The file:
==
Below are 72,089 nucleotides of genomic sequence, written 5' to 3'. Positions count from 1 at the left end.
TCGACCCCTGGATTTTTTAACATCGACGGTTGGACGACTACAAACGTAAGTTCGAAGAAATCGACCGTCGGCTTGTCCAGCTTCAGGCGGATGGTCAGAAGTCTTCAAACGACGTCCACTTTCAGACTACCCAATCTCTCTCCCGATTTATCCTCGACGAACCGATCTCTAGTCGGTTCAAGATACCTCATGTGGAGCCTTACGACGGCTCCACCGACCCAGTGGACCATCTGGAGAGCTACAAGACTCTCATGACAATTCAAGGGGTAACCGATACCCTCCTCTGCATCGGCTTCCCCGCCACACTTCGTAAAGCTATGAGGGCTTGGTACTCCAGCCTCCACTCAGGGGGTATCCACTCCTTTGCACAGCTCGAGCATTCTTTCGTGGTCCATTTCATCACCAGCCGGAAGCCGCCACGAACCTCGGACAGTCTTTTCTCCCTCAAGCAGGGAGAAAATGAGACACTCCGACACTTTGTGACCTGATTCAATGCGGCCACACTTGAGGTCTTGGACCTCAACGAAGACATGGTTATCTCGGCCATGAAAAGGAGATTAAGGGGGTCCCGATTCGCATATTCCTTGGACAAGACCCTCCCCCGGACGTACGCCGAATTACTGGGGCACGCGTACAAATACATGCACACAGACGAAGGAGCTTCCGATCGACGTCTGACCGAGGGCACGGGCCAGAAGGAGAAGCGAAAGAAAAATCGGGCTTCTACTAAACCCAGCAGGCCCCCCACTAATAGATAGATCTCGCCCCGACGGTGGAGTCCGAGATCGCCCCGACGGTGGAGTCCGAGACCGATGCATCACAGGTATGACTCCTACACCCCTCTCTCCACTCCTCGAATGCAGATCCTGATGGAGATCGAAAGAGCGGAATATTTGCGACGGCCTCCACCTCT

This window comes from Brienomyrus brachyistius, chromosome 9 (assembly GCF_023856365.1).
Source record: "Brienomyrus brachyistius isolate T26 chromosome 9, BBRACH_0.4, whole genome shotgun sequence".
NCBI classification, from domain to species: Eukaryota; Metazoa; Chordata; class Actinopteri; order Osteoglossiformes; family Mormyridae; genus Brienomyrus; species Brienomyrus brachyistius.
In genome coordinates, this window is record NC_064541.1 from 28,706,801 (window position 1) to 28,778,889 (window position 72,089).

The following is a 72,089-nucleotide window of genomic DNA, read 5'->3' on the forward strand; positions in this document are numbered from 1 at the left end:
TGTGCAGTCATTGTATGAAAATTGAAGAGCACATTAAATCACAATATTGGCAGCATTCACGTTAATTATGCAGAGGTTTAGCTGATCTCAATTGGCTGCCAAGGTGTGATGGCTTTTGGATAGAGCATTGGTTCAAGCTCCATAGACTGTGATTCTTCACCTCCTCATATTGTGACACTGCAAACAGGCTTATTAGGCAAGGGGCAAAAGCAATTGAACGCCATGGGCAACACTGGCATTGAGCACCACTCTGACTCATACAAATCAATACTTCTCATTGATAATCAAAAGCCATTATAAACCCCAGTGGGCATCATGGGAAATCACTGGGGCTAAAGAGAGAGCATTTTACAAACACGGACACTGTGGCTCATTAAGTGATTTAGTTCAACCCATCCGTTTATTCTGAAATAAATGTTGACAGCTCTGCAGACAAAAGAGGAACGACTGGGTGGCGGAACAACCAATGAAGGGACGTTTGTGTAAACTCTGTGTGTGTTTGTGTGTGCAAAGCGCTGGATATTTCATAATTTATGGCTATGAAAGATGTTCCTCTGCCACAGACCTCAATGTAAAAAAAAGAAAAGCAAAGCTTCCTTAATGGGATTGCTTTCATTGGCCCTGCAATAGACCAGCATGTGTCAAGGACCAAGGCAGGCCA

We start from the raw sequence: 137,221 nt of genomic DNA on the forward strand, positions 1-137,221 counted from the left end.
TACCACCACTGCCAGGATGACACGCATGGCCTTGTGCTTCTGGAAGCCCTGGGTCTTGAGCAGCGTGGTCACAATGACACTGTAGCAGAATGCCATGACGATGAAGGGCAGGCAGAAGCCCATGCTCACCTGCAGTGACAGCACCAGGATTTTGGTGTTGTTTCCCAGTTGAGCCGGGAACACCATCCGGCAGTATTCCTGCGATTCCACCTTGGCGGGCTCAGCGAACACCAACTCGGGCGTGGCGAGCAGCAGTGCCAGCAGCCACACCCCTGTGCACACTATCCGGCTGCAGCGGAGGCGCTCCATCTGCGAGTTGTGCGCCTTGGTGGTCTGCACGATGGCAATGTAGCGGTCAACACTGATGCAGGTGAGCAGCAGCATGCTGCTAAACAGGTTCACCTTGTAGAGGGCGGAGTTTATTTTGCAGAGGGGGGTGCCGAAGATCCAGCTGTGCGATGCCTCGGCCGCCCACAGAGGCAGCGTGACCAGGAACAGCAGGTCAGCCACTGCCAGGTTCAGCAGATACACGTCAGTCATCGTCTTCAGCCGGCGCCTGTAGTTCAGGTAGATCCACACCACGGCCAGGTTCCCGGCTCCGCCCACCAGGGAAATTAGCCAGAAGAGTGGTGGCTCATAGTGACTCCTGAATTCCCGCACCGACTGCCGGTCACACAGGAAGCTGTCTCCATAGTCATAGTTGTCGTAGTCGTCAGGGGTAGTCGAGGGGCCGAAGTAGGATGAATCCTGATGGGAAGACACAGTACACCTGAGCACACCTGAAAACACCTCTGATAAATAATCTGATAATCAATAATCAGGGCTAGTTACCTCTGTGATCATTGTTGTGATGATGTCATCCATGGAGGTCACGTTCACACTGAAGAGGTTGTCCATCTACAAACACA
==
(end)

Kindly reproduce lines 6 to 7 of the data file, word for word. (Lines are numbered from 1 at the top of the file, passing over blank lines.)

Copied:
In genome coordinates, this window is record NC_064541.1 from 28,706,801 (window position 1) to 28,778,889 (window position 72,089).

The following is a 72,089-nucleotide window of genomic DNA, read 5'->3' on the forward strand; positions in this document are numbered from 1 at the left end: